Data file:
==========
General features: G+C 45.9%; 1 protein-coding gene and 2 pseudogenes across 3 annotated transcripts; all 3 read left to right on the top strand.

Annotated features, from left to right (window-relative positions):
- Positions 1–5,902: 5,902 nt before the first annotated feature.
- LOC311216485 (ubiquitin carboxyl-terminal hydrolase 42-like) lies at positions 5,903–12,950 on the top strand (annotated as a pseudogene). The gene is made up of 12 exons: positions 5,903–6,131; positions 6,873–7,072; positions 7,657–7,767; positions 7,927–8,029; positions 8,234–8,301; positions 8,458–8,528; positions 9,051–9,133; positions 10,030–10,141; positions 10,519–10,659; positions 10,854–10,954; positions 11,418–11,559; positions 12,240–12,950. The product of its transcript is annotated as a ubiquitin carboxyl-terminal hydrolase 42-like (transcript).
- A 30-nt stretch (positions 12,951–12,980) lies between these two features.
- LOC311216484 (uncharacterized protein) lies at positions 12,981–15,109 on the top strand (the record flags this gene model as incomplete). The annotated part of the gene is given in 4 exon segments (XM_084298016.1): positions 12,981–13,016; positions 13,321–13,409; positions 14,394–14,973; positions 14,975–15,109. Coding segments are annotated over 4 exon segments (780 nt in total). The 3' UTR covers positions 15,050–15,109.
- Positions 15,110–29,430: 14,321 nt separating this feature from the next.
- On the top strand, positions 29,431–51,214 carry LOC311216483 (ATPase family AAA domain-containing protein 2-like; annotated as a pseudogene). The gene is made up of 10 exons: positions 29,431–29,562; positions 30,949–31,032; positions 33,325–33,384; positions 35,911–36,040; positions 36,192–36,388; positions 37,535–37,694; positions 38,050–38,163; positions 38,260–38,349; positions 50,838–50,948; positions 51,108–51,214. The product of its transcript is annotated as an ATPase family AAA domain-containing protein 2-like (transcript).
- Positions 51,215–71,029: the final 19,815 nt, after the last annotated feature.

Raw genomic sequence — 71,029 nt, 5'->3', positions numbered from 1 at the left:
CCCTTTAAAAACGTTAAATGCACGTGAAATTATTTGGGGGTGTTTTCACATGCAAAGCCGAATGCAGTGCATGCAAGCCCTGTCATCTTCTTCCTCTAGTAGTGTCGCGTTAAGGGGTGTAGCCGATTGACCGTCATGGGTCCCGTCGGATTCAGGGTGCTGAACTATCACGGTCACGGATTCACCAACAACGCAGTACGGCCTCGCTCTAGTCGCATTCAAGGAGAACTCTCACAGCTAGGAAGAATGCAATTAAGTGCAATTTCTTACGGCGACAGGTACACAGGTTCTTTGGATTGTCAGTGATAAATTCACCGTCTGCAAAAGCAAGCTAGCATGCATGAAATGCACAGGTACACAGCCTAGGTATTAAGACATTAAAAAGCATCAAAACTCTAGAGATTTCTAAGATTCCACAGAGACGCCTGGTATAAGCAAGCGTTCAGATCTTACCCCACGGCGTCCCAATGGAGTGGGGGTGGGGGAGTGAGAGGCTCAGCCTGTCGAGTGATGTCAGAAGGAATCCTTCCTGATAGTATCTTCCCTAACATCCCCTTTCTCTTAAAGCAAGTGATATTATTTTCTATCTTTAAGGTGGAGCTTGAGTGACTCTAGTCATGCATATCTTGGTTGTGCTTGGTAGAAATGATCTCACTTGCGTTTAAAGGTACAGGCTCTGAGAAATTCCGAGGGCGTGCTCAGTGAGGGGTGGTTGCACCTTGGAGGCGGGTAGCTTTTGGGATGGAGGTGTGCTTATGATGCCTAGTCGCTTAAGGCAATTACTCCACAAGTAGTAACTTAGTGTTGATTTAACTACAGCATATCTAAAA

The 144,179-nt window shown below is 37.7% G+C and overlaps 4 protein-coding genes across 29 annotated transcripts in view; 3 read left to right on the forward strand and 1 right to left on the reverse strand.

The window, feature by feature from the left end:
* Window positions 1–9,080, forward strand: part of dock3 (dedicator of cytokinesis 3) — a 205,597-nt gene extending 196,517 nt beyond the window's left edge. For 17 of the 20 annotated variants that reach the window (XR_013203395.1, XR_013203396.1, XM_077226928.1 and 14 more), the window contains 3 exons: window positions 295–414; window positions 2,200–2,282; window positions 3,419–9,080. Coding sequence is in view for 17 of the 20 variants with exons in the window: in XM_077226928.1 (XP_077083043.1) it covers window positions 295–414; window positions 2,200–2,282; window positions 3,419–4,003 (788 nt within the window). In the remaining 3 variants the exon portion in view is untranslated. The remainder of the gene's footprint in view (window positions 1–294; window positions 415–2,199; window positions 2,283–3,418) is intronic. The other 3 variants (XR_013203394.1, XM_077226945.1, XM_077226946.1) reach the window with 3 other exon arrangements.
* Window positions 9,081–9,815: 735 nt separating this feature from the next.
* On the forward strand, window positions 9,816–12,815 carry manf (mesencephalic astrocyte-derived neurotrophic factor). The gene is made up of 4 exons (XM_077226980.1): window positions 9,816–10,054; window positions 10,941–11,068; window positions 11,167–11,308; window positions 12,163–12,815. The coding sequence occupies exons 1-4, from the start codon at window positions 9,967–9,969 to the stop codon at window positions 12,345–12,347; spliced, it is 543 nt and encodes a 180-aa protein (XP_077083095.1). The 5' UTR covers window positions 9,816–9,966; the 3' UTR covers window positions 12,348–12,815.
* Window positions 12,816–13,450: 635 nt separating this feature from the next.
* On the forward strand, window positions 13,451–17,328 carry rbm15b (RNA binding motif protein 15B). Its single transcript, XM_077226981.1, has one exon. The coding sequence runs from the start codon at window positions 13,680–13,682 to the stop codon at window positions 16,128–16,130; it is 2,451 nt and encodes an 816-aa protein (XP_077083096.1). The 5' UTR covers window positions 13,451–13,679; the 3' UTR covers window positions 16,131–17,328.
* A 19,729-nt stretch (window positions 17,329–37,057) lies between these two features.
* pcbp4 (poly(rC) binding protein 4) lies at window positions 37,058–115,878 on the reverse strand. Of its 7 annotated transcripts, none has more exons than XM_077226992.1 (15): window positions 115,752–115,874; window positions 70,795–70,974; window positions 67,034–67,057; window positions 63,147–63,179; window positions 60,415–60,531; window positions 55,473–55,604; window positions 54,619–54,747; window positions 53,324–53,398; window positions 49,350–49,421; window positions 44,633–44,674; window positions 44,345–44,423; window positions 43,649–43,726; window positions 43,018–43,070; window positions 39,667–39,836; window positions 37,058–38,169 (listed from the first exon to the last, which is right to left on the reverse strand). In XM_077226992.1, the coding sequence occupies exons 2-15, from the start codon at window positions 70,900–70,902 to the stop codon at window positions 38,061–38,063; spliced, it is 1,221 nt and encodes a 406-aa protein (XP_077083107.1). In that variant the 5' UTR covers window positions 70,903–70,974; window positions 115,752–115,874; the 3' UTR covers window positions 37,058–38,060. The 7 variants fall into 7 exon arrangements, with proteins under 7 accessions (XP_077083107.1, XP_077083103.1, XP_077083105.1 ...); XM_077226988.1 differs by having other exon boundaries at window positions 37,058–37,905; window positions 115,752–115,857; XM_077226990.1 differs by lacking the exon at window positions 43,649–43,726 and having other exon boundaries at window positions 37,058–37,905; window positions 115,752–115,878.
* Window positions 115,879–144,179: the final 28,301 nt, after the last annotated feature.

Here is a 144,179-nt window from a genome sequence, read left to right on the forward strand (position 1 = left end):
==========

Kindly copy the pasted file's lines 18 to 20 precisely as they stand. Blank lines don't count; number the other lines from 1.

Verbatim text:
* On the forward strand, window positions 13,451–17,328 carry rbm15b (RNA binding motif protein 15B). Its single transcript, XM_077226981.1, has one exon. The coding sequence runs from the start codon at window positions 13,680–13,682 to the stop codon at window positions 16,128–16,130; it is 2,451 nt and encodes an 816-aa protein (XP_077083096.1). The 5' UTR covers window positions 13,451–13,679; the 3' UTR covers window positions 16,131–17,328.
* A 19,729-nt stretch (window positions 17,329–37,057) lies between these two features.
* pcbp4 (poly(rC) binding protein 4) lies at window positions 37,058–115,878 on the reverse strand. Of its 7 annotated transcripts, none has more exons than XM_077226992.1 (15): window positions 115,752–115,874; window positions 70,795–70,974; window positions 67,034–67,057; window positions 63,147–63,179; window positions 60,415–60,531; window positions 55,473–55,604; window positions 54,619–54,747; window positions 53,324–53,398; window positions 49,350–49,421; window positions 44,633–44,674; window positions 44,345–44,423; window positions 43,649–43,726; window positions 43,018–43,070; window positions 39,667–39,836; window positions 37,058–38,169 (listed from the first exon to the last, which is right to left on the reverse strand). In XM_077226992.1, the coding sequence occupies exons 2-15, from the start codon at window positions 70,900–70,902 to the stop codon at window positions 38,061–38,063; spliced, it is 1,221 nt and encodes a 406-aa protein (XP_077083107.1). In that variant the 5' UTR covers window positions 70,903–70,974; window positions 115,752–115,874; the 3' UTR covers window positions 37,058–38,060. The 7 variants fall into 7 exon arrangements, with proteins under 7 accessions (XP_077083107.1, XP_077083103.1, XP_077083105.1 ...); XM_077226988.1 differs by having other exon boundaries at window positions 37,058–37,905; window positions 115,752–115,857; XM_077226990.1 differs by lacking the exon at window positions 43,649–43,726 and having other exon boundaries at window positions 37,058–37,905; window positions 115,752–115,878.